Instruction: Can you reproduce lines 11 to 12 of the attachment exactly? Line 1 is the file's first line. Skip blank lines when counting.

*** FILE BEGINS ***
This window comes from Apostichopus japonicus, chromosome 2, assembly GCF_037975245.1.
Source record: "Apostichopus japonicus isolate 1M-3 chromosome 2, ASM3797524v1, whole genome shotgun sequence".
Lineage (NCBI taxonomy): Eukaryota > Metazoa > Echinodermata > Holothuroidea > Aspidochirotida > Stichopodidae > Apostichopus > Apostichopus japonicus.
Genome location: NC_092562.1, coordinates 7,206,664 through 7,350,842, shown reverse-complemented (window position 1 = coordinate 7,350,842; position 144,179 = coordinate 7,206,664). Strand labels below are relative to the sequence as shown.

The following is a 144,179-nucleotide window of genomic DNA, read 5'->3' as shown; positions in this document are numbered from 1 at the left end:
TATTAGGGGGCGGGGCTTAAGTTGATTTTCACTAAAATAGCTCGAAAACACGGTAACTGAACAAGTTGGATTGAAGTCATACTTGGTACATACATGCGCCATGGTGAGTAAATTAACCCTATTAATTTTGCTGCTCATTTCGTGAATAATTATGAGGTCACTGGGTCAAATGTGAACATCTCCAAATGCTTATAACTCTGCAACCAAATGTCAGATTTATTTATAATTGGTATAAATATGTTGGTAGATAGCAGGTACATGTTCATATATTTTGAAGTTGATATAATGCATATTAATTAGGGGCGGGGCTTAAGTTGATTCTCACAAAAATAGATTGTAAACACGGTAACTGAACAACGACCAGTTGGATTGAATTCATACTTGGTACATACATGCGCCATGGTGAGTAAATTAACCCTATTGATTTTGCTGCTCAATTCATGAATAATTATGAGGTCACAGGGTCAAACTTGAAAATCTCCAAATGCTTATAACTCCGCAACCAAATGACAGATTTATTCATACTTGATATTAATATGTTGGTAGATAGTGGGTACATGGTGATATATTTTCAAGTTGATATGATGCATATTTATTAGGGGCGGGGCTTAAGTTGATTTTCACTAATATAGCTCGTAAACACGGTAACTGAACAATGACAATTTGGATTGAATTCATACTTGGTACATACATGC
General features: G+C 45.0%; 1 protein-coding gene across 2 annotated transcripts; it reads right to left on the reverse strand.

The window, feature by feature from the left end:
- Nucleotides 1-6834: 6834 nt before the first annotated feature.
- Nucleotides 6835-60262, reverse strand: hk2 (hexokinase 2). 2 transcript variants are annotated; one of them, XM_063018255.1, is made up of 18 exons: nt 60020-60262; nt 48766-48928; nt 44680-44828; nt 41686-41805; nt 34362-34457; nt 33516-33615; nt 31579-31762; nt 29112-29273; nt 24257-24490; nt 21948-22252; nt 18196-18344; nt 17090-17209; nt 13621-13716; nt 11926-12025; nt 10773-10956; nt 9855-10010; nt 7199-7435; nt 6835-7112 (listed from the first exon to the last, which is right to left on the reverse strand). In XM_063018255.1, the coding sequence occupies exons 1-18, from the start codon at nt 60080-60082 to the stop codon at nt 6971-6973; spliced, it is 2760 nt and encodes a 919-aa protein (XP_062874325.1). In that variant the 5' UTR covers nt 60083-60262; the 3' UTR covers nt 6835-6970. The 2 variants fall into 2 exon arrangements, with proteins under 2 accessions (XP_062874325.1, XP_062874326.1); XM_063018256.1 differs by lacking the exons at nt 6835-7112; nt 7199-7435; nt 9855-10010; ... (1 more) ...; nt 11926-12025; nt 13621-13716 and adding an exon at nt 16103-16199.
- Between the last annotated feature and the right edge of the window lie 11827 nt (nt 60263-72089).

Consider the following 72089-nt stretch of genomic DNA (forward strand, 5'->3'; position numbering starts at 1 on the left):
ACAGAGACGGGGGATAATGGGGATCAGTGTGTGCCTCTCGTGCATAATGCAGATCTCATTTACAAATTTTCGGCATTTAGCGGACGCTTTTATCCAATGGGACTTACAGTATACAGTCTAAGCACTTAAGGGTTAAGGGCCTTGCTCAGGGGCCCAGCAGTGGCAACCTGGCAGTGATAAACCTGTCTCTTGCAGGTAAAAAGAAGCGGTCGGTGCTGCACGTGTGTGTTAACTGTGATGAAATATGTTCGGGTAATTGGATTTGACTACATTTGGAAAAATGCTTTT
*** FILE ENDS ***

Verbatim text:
- Between the last annotated feature and the right edge of the window lie 11827 nt (nt 60263-72089).

Consider the following 72089-nt stretch of genomic DNA (forward strand, 5'->3'; position numbering starts at 1 on the left):